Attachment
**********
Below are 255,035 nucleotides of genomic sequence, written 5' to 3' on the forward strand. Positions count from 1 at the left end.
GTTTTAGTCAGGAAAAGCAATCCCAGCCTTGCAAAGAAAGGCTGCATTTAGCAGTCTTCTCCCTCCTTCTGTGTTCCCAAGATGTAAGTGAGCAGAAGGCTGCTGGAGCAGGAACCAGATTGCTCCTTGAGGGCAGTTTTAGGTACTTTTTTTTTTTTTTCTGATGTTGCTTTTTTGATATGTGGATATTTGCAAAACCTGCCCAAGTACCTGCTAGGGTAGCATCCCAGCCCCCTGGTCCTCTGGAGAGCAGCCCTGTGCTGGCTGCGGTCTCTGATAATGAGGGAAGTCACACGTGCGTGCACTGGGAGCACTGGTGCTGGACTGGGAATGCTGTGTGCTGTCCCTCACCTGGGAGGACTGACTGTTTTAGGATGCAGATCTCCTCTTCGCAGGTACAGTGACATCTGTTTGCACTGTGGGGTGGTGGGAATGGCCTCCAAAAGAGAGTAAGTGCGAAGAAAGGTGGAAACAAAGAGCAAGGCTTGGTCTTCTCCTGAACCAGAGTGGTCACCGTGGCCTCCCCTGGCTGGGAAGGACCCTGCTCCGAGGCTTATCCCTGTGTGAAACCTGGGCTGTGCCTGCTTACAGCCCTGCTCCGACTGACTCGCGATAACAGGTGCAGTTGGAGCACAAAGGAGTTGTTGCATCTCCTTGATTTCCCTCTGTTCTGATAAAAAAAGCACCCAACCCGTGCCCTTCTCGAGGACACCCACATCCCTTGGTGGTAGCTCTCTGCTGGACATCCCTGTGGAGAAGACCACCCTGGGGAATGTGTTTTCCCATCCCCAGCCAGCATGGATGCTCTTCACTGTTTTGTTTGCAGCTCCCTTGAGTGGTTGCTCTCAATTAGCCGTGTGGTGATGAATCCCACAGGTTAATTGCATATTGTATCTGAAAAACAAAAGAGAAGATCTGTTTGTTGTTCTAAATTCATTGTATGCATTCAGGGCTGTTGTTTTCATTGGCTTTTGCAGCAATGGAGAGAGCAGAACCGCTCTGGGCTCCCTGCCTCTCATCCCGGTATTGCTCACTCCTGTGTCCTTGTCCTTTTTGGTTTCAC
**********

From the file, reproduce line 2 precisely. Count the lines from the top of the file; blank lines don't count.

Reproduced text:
GTTTTAGTCAGGAAAAGCAATCCCAGCCTTGCAAAGAAAGGCTGCATTTAGCAGTCTTCTCCCTCCTTCTGTGTTCCCAAGATGTAAGTGAGCAGAAGGCTGCTGGAGCAGGAACCAGATTGCTCCTTGAGGGCAGTTTTAGGTACTTTTTTTTTTTTTTCTGATGTTGCTTTTTTGATATGTGGATATTTGCAAAACCTGCCCAAGTACCTGCTAGGGTAGCATCCCAGCCCCCTGGTCCTCTGGAGAGCAGCCCTGTGCTGGCTGCGGTCTCTGATAATGAGGGAAGTCACACGTGCGTGCACTGGGAGCACTGGTGCTGGACTGGGAATGCTGTGTGCTGTCCCTCACCTGGGAGGACTGACTGTTTTAGGATGCAGATCTCCTCTTCGCAGGTACAGTGACATCTGTTTGCACTGTGGGGTGGTGGGAATGGCCTCCAAAAGAGAGTAAGTGCGAAGAAAGGTGGAAACAAAGAGCAAGGCTTGGTCTTCTCCTGAACCAGAGTGGTCACCGTGGCCTCCCCTGGCTGGGAAGGACCCTGCTCCGAGGCTTATCCCTGTGTGAAACCTGGGCTGTGCCTGCTTACAGCCCTGCTCCGACTGACTCGCGATAACAGGTGCAGTTGGAGCACAAAGGAGTTGTTGCATCTCCTTGATTTCCCTCTGTTCTGATAAAAAAAGCACCCAACCCGTGCCCTTCTCGAGGACACCCACATCCCTTGGTGGTAGCTCTCTGCTGGACATCCCTGTGGAGAAGACCACCCTGGGGAATGTGTTTTCCCATCCCCAGCCAGCATGGATGCTCTTCACTGTTTTGTTTGCAGCTCCCTTGAGTGGTTGCTCTCAATTAGCCGTGTGGTGATGAATCCCACAGGTTAATTGCATATTGTATCTGAAAAACAAAAGAGAAGATCTGTTTGTTGTTCTAAATTCATTGTATGCATTCAGGGCTGTTGTTTTCATTGGCTTTTGCAGCAATGGAGAGAGCAGAACCGCTCTGGGCTCCCTGCCTCTCATCCCGGTATTGCTCACTCCTGTGTCCTTGTCCTTTTTGGTTTCAC